I like Polo because it starts with the letter P [this is the first letter of Mushroom’s name] and it’s a comic book. Polo is a dog. He goes on adventures and he meets new friends. But he always returns home. It’s kind of like on Toot and Puddle when they say that “a boomerang flies but always returns where it belongs.” They take adventures a lot too. Polo lives in a tree on an island. He uses a boat to travel. He travels on other things too. And sometimes his journey is magical. Like in Polo and the Magic Flute, he came and this Panda gives him a magic flute and the Panda has one also. The magic flute makes things turn magic, like a flying carpet. These are so easy to read because they don’t have any words at all! Only like one or two words that are really noises.
[I thought Mushroom could sum up the appeal of these wordless books better than me. I’ll add that they’re French and the cartoony style is both appealingly simple and surprisingly imaginative. The first volume is much longer, but in the last two years Polo’s shorter adventures have been published here in smaller volumes.]
Okay, anyone reading this is going to think I’m obsessed with Toon Books, but I just think they’re so darn innovative. Poking around on their website, completely without me, Mushroom and BalletBoy discovered that they run a Benny and Penny blog that’s made specifically for emerging readers. It’s a blog for BalletBoy! There’s a new comic every week and a caption contest as well.
I got so excited by this idea that I went in search of other blogs for emerging readers. I could subscribe to the feed for BalletBoy’s email (yes, my kids have email addresses that they use to send messages back and forth to grandparents, mostly) as he’s always wanting more messages in his inbox. It felt like this was the same sort of excitement that would inspire him to read more the way that a magazine coming in the mail does.
Sadly, that was the only blog I found geared toward early readers. If there are more out there, my Googling was too limited to find them. I did find some cool blogs for older kids, such as the one National Geographic Kids runs. However, now I’m imagining all the different things you could do with a blog for 4-7 year olds who are just learning to read. Poems, coloring sheets, links to online reading practice games, nonfiction stories, book reviews of early readers… My imagination went wild.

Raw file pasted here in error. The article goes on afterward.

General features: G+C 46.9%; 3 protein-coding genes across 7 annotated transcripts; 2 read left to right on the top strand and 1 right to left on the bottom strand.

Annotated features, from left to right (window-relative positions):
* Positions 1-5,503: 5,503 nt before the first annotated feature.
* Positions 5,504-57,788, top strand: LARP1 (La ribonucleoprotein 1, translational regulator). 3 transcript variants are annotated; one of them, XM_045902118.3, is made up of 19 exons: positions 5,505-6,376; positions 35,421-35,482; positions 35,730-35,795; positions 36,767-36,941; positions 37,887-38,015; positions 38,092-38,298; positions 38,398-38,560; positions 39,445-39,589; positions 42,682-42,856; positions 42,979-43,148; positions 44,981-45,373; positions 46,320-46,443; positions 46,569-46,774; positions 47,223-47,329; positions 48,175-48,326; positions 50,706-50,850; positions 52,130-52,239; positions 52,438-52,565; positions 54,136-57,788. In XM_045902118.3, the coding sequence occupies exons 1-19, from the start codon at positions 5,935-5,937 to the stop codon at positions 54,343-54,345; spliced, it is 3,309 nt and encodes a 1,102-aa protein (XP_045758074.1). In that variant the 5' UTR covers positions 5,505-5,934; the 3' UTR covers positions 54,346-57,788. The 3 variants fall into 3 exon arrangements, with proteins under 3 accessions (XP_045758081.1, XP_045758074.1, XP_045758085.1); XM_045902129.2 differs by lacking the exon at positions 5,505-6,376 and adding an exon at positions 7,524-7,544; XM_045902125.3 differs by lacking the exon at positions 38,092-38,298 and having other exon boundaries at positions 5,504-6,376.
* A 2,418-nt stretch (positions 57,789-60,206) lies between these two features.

Toon Books has recently come out with its latest in the Benny and Penny series. I was initially not in love with Benny and Penny. While they’ve won me over, they still aren’t my favorite titles in this series. That honor belongs to Eleanor Davis’s Stinky, a book that is nearly perfect in my mind. They’ve also just issued another new one called Zig and Wikki, which is a about science and at a slightly higher reading level. I already touted it to all my homeschool friends, but Toon Books has an amazing website with lesson plans, a way to use the characters to make your own comic panels and an online reader that will read the books aloud in multiple languages, including Chinese. No, really, genuine 中文! 真的!
I enjoy comics myself and my kids seem drawn to them in a way that they aren’t to other books. With the way that they integrate visual cues and written language, they seem like the perfect medium for teaching early readers. They’re also a wonderful incentive to read alone because they’re so difficult to read aloud without feeling somewhat awkward or doing a lot of voices. (I get embarrassed to read with too many silly voices. Also, it’s easy to lose track of how you’re doing each voice. Does anyone else have this problem?)
I really wish there were more series of comic book style early readers. There are a few beautiful wordless picture books, like The Adventures of Polo by Regis Faller. And, of course, there’s Mo Willems’s amazing Elephant and Piggie books, which are like very simplified comics. However, the only other early readers I know of are the dreadful Phonics Comics, which are the sort of early readers that seem to assume children don’t deserve decent books. The middle grades and YA markets are increasingly filling up with graphic novels. Even the chapter books section is getting more, such as the Lunch Lady novels by Jarrett Krosoczka. I can only hope that the trend is going to filter down into early readers and give us even more options.